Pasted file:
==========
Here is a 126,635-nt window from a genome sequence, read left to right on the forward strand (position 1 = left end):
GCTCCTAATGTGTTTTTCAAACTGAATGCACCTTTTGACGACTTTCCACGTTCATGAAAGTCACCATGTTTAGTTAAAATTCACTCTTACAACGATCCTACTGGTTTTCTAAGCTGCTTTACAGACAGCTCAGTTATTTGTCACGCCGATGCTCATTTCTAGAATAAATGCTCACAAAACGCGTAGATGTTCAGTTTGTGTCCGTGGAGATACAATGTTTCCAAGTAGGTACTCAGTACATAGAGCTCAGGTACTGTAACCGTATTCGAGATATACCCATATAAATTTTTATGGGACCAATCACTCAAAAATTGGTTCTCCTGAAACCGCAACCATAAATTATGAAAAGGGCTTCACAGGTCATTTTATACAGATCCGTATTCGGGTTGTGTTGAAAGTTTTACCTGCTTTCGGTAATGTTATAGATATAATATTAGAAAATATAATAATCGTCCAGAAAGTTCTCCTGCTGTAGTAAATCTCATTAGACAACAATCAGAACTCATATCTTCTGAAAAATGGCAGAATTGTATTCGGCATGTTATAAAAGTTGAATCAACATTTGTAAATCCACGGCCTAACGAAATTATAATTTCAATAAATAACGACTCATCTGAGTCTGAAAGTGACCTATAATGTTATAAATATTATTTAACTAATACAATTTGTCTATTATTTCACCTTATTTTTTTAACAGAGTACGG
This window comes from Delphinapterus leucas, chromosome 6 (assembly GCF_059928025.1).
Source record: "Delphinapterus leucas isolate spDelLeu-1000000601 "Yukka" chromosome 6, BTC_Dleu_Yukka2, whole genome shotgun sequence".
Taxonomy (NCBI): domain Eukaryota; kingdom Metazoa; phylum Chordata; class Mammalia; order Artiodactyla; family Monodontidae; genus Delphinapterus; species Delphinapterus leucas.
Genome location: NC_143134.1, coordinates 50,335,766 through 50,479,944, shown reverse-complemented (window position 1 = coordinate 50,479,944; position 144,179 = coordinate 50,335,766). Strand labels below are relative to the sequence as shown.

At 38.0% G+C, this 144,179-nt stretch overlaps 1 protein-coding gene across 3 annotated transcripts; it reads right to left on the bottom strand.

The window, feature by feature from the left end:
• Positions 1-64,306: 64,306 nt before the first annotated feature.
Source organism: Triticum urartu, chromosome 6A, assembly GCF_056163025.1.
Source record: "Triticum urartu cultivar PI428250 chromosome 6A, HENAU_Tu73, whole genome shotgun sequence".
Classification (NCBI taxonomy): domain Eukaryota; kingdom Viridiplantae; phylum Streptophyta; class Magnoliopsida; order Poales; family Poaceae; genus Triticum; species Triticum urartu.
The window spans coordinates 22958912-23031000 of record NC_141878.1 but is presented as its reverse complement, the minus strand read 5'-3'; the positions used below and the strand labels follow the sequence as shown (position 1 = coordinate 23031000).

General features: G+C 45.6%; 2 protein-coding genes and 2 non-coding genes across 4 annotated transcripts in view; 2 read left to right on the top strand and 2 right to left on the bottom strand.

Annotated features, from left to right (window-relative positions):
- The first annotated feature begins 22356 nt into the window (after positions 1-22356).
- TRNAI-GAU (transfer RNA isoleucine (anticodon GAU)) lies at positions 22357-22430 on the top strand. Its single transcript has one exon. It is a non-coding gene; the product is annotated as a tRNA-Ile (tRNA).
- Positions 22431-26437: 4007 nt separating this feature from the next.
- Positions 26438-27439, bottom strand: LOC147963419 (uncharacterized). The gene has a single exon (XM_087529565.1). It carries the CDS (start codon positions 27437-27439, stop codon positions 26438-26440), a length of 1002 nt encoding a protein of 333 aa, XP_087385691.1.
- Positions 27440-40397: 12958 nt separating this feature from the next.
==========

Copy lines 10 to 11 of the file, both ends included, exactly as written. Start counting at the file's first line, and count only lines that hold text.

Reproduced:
Source organism: Triticum urartu, chromosome 6A, assembly GCF_056163025.1.
Source record: "Triticum urartu cultivar PI428250 chromosome 6A, HENAU_Tu73, whole genome shotgun sequence".